WASHINGTON — Louisiana leaders say they have President Donald Trump's word he won't back a proposed federal waiver to the long-standing requirement that ships carrying goods between U.S. ports be built in the country and staffed mostly by Americans.
“We made a strong case that it’s pro-American worker, pro-American,” U.S. Sen. Bill Cassidy, R-Baton Rouge, said after a meeting at the White House that he, U.S. Sen. John Kennedy and U.S. House Minority Whip Steve Scalise attended Wednesday. “I’m not sure we convinced him about the merits of the Jones Act but we convinced him he’s not going to do anything with the Jones Act.”
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Officially known as the Merchant Marine Act of 1920, the Jones Act has been fiercely protected by members of Congress from Louisiana and other ship-building states that could suffer from foreign competition.
The move to protect the Jones Act would seemingly be an about-face for Trump, who just a week ago was reportedly "seriously considering" a waiver for natural gas traveling from American ports to Puerto Rico or the northeastern part of the country.
“The president said, ‘Listen, you’re my friends and I’ve decided not to touch the Jones Act,’” Cassidy told The Advocate after the meeting.
The White House didn't immediately comment on Trump's latest position, but others who attended came away with the same impression as Cassidy.
“After talking to President Trump, I am confident that he realizes how important the Jones Act is to Louisiana’s maritime industry and that no changes will be made," Kennedy, R-Madisonville, said in a statement after the meeting. “Louisiana is the greatest beneficiary of the Jones Act with thousands of jobs that depend on it. Our maritime industry is part of the lifeblood of Louisiana and the Gulf Coast economy. It would be foolish to push aside those jobs in favor of foreign-made and foreign-crewed ships.”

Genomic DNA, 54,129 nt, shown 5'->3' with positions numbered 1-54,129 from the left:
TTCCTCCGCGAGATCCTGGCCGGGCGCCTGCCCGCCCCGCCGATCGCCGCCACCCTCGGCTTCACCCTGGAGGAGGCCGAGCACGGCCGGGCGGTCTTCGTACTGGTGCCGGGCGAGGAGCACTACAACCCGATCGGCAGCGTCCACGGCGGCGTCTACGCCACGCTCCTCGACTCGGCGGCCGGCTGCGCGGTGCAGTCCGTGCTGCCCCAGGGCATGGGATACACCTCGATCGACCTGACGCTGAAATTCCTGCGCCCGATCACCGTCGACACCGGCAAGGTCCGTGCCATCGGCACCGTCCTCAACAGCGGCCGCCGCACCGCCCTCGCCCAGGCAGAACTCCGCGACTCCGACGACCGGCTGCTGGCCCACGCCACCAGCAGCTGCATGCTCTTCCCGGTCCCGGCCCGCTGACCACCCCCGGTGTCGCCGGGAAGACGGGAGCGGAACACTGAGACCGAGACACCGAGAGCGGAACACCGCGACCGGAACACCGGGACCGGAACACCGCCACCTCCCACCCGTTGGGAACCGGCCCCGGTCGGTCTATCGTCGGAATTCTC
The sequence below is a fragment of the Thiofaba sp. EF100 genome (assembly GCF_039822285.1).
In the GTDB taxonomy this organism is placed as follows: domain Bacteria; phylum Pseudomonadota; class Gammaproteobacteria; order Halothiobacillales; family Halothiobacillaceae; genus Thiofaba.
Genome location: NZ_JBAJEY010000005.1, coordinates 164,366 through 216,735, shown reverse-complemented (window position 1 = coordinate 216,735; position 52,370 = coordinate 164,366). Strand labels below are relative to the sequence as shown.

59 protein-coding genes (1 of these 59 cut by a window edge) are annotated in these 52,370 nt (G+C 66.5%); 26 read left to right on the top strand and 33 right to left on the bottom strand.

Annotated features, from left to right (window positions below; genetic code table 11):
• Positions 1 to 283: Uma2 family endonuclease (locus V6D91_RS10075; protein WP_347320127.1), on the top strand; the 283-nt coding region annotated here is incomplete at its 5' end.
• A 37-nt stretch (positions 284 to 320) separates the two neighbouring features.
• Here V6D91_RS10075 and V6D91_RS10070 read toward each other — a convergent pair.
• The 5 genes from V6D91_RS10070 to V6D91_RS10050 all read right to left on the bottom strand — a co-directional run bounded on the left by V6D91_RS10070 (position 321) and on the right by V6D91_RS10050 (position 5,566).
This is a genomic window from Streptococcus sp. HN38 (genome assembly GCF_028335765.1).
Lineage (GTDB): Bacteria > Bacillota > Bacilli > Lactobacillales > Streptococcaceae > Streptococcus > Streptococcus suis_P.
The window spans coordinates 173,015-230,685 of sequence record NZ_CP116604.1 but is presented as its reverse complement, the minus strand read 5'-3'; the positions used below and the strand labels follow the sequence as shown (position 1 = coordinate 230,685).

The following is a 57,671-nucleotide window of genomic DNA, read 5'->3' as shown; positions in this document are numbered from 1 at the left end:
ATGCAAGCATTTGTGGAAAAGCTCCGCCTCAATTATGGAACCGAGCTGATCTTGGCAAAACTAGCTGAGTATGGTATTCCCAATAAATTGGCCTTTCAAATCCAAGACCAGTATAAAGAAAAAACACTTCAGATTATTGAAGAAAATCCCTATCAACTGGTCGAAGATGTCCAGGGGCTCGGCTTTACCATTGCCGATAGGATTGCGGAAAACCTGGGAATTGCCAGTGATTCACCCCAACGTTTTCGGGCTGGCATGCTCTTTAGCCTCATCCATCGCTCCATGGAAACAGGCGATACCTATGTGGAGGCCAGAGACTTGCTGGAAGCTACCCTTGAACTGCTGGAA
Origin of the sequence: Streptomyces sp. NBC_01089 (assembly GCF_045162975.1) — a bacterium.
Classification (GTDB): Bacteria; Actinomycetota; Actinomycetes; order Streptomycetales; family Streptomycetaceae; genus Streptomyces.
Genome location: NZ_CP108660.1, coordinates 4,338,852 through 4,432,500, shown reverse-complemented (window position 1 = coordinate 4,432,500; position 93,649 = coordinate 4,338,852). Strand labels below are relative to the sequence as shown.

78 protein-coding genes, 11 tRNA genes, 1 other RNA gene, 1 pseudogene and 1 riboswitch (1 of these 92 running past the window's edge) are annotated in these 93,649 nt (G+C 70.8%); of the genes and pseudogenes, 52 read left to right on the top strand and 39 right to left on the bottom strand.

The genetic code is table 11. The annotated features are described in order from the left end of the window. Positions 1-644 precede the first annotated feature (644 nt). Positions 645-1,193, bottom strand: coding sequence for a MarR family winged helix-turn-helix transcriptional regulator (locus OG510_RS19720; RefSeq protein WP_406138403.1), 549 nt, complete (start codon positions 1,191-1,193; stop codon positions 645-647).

Others who took part in the meeting included Alaska Senators Dan Sullivan and Lisa Murkowski; Mississippi Senators Roger Wicker and Cindy Hyde-Smith; Transportation Secretary Elaine Chao; and several of Trump’s top aides.
Critics of the Jones Act have argued it drives up costs because foreign ships often are cheaper and crews of Americans and legal residents are paid more.
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A 2018 report from the Cato Institute, a Washington-based libertarian think tank that has campaigned for the repeal of the Jones Act, concludes it had contributed to "higher prices, inefficiencies and forgone opportunities."
"That the Jones Act prevents Americans from buying energy from other Americans perfectly illustrates the absurdity of this outdated law," Cato policy analyst Colin Grabow said Wednesday. "President Trump should ignore the swamp dwellers and grant a waiver for the transportation of LNG immediately."
But supporters, including several members of the Louisiana delegation, have been ardent about the act. U.S. Rep. Garret Graves, a Baton Rouge Republican who is a member of the House Natural Resources Committee, has repeatedly written to the White House to make the case against granting a waiver.
"The Jones Act is the law of the land and sets the standard for 'Buy American, Hire American' policies and is consistent with your trademark 'America First' agenda," Graves wrote in a Feb. 15 letter to Trump.
New England and New York could pursue ways of transferring natural gas by pipeline, Cassidy said.
“They would have more than enough gas,” he said. “There’s an easy solution to it: build a pipeline.”
The Jones Act has faced mounting pressure after Hurricane Maria ripped through Puerto Rico. The U.S. territory received a waiver to briefly lift the restrictions, but Louisiana leaders argued that port damage was the real reason for a delay in goods reaching the island.
In his recent letter, Graves also suggests the waiver did little to provide aid and a broader waiver would send jobs overseas.
"The Jones Act ensures that there are domestic ships, American crews and a strong defense industrial base ready at a moment's notice, a key part of our overall readiness profile," he wrote to Trump. "Tampering with the symbiotic relationship between the American marine industry and our defense industrial base could result in the destabilization of our readiness capabilities and undermine your efforts to strengthen our military."